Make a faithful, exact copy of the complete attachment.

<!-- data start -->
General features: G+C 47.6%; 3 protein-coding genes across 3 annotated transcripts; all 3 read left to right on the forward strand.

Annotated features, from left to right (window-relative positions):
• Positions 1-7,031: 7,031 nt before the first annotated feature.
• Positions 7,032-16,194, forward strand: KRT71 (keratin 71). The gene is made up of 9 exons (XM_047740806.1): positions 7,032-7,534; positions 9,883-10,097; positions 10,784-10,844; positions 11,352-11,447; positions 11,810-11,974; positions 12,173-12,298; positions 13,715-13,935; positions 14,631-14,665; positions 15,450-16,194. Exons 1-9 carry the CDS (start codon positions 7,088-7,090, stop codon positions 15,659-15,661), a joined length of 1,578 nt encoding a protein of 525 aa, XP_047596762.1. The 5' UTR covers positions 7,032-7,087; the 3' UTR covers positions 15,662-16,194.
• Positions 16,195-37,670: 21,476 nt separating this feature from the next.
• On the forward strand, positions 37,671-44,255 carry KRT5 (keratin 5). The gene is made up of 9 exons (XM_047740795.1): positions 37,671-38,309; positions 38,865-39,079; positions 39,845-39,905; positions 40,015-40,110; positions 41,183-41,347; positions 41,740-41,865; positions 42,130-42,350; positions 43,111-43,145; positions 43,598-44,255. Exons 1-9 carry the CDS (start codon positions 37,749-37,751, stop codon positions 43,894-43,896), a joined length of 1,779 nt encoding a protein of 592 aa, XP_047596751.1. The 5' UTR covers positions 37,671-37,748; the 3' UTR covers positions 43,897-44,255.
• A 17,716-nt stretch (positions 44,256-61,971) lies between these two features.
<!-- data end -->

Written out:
General features: G+C 47.6%; 3 protein-coding genes across 3 annotated transcripts; all 3 read left to right on the forward strand.

Annotated features, from left to right (window-relative positions):
• Positions 1-7,031: 7,031 nt before the first annotated feature.
• Positions 7,032-16,194, forward strand: KRT71 (keratin 71). The gene is made up of 9 exons (XM_047740806.1): positions 7,032-7,534; positions 9,883-10,097; positions 10,784-10,844; positions 11,352-11,447; positions 11,810-11,974; positions 12,173-12,298; positions 13,715-13,935; positions 14,631-14,665; positions 15,450-16,194. Exons 1-9 carry the CDS (start codon positions 7,088-7,090, stop codon positions 15,659-15,661), a joined length of 1,578 nt encoding a protein of 525 aa, XP_047596762.1. The 5' UTR covers positions 7,032-7,087; the 3' UTR covers positions 15,662-16,194.
• Positions 16,195-37,670: 21,476 nt separating this feature from the next.
• On the forward strand, positions 37,671-44,255 carry KRT5 (keratin 5). The gene is made up of 9 exons (XM_047740795.1): positions 37,671-38,309; positions 38,865-39,079; positions 39,845-39,905; positions 40,015-40,110; positions 41,183-41,347; positions 41,740-41,865; positions 42,130-42,350; positions 43,111-43,145; positions 43,598-44,255. Exons 1-9 carry the CDS (start codon positions 37,749-37,751, stop codon positions 43,894-43,896), a joined length of 1,779 nt encoding a protein of 592 aa, XP_047596751.1. The 5' UTR covers positions 37,671-37,748; the 3' UTR covers positions 43,897-44,255.
• A 17,716-nt stretch (positions 44,256-61,971) lies between these two features.